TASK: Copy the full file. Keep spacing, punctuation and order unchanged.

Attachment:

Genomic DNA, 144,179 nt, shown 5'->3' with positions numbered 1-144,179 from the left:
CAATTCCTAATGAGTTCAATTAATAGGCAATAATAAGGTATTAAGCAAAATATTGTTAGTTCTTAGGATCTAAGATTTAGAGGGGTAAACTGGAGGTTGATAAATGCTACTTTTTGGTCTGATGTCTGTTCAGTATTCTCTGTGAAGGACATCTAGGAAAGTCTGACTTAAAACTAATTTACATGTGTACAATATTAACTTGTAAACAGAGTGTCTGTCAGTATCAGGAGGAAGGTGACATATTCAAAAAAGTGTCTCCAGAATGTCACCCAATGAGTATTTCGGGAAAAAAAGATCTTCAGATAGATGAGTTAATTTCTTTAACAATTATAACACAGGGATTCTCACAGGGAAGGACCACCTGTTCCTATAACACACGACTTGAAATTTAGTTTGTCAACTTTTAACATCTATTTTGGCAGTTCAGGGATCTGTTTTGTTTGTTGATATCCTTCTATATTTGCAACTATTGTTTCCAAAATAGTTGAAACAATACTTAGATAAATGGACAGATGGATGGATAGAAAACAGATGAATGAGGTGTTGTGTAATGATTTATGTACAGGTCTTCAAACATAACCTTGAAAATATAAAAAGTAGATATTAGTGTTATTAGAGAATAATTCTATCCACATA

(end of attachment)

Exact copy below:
Genomic DNA, 144,179 nt, shown 5'->3' with positions numbered 1-144,179 from the left:
CAATTCCTAATGAGTTCAATTAATAGGCAATAATAAGGTATTAAGCAAAATATTGTTAGTTCTTAGGATCTAAGATTTAGAGGGGTAAACTGGAGGTTGATAAATGCTACTTTTTGGTCTGATGTCTGTTCAGTATTCTCTGTGAAGGACATCTAGGAAAGTCTGACTTAAAACTAATTTACATGTGTACAATATTAACTTGTAAACAGAGTGTCTGTCAGTATCAGGAGGAAGGTGACATATTCAAAAAAGTGTCTCCAGAATGTCACCCAATGAGTATTTCGGGAAAAAAAGATCTTCAGATAGATGAGTTAATTTCTTTAACAATTATAACACAGGGATTCTCACAGGGAAGGACCACCTGTTCCTATAACACACGACTTGAAATTTAGTTTGTCAACTTTTAACATCTATTTTGGCAGTTCAGGGATCTGTTTTGTTTGTTGATATCCTTCTATATTTGCAACTATTGTTTCCAAAATAGTTGAAACAATACTTAGATAAATGGACAGATGGATGGATAGAAAACAGATGAATGAGGTGTTGTGTAATGATTTATGTACAGGTCTTCAAACATAACCTTGAAAATATAAAAAGTAGATATTAGTGTTATTAGAGAATAATTCTATCCACATA